Grant: primary legislation needed to transfer CMC complaints to Legal Ombudsman

Print This Post

6 September 2013


Grant: cannot commit to a specific timeline

Primary legislation will be required to bring complaints against claims management companies within the remit of the Legal Ombudsman (LeO), the government has admitted for the first time.

Responding to a written question from Liberal Democrat MP Michael Crockart, justice minister Helen Grant said the aim is to shift complaints from the Claims Management Regulator (CMR) by the end of 2013.

She continued: “However, in order to ensure that the Office for Legal Complaint’s costs are recovered from the claims management companies and not the wider legal profession, primary legislation will be required.

“Until we secure a legislative vehicle we cannot commit to a specific timeline and the OLC is aware of the position.”

The intention to move CMC complaints to LeO was first announced in August 2012.

As we exclusively reported in July, LeO is undergoing a restructuring as a result of receiving fewer complaints than expected – with 10% of jobs, or 25 posts, put at risk of redundancy – but that the scale of this is greater than it would have been had CMC complaints already been moved to its jurisdiction.

The key sticking point has been how LeO’s costs can be recouped from CMCs.

The Legal Services Act 2007 makes provision for LeO’s jurisdiction to expand to include CMC complaints. However, the Legal Services Board – which has been the main stumbling block – says the Act anticipated that the CMR would, in those circumstances, become a ‘leviable body’, that is an organisation that would become subject to a levy raised by the LSB to fund LeO’s work in relation to CMC complaints, as the Law Society, Bar Council and other approved regulators already are. These costs would in turn be recouped by the CMR from CMCs.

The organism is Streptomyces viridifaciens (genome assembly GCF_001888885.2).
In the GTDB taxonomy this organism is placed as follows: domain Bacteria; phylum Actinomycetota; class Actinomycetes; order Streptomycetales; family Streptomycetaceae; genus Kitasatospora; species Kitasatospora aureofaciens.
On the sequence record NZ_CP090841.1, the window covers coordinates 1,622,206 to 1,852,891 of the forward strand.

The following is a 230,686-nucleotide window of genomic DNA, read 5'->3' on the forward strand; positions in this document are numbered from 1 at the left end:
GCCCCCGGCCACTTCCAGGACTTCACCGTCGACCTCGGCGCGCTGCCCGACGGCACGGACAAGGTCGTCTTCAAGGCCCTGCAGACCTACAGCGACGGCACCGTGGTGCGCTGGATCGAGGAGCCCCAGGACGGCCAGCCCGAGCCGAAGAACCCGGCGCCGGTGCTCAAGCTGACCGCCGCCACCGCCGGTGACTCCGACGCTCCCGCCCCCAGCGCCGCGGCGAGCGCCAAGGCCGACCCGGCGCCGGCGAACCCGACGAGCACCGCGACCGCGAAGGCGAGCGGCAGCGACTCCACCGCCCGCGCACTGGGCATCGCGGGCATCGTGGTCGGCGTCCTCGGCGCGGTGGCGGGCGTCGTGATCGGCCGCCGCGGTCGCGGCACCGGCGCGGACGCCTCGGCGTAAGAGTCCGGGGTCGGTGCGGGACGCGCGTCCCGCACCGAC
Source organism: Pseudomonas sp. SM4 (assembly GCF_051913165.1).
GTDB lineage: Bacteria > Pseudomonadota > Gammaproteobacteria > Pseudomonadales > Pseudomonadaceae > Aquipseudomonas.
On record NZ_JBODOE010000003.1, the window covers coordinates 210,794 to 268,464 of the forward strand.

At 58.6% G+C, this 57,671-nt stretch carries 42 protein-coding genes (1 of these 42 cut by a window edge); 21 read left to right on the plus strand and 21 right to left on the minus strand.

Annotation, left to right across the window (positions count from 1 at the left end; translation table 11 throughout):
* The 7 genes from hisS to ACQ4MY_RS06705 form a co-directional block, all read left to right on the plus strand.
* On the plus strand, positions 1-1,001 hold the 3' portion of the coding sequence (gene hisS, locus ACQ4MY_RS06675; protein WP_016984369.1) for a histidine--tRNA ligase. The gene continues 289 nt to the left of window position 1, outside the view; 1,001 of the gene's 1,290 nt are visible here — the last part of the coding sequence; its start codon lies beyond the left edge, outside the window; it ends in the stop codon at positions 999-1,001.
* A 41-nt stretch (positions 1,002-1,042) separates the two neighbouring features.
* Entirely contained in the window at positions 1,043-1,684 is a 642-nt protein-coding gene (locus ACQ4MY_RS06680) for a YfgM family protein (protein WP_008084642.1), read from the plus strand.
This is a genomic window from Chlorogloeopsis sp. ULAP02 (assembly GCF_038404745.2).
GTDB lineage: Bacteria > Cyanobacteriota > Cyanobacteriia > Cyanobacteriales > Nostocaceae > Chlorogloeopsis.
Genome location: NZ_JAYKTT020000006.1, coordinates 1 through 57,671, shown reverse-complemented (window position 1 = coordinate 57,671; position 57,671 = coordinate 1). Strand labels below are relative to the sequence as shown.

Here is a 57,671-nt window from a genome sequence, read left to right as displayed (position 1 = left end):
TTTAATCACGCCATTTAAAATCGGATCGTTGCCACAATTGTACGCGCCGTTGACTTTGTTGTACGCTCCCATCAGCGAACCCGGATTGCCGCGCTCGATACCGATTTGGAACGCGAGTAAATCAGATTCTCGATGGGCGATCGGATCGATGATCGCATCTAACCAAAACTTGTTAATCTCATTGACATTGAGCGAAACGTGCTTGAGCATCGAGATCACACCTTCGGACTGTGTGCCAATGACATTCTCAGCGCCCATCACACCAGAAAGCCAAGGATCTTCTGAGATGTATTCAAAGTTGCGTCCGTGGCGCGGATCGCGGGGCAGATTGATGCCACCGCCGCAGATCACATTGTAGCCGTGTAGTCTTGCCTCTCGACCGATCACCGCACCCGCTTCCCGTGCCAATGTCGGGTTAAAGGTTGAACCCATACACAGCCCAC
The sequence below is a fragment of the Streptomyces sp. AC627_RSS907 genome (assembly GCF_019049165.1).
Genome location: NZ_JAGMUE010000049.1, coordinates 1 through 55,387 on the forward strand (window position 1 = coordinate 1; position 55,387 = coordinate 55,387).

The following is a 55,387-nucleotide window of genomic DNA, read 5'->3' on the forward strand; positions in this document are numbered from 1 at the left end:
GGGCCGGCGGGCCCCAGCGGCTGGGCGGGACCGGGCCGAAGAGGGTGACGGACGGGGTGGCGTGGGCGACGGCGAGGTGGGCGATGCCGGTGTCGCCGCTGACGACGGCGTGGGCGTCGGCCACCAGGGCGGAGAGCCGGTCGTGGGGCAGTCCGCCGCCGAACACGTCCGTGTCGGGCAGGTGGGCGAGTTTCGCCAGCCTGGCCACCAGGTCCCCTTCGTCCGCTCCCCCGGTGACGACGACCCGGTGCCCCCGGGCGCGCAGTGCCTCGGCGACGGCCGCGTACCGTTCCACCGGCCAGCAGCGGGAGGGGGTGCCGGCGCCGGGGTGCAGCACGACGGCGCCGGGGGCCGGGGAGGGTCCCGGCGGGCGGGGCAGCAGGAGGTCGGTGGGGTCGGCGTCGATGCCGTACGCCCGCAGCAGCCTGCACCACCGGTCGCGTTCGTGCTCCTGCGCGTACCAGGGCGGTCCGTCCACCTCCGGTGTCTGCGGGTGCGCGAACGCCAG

However, the CMR remaining part of the Ministry of Justice, rather than becoming a free-standing body as apparently originally envisaged, has caused the problem; it is said to be counter to public sector finance rules for a Secretary of State to be levied by another government body. The Act also does not allow the ministry to provide LeO with grant in aid for the work.

Other than enacting primary legislation to regularise the situation, the option put forward by the Ministry of Justice would see the LSB levy each individual CMC for its share of LeO’s costs, which the LSB is unwilling to do.

Chief Ombudsman Adam Sampson, said: “We have been ready for some time to begin work on CMC complaints and give the customers of CMCs confidence that they will be protected if things go wrong. We are aware that there are currently issues between the Legal Services Board and government about how best the powers given to us under the Legal Services Act can be switched on and we are eager that these are resolved as quickly as possible so that we can get on with this vital work.”

Tags: , , ,



Leave a comment

* Denotes required field

All comments will be moderated before posting. Please see our Terms and Conditions

Legal Futures Blog

Building a strong business case for IT investment

Nigel Wright

Investment in IT is necessary for forward-thinking law firms looking to succeed in today’s market. However, the value of IT is often under-appreciated and seen as just another overhead by senior management. It’s therefore important to understand how to write a convincing business case that helps decision makers understand why IT investments are necessary and the potential impact on the firm’s ability to compete.

September 22nd, 2017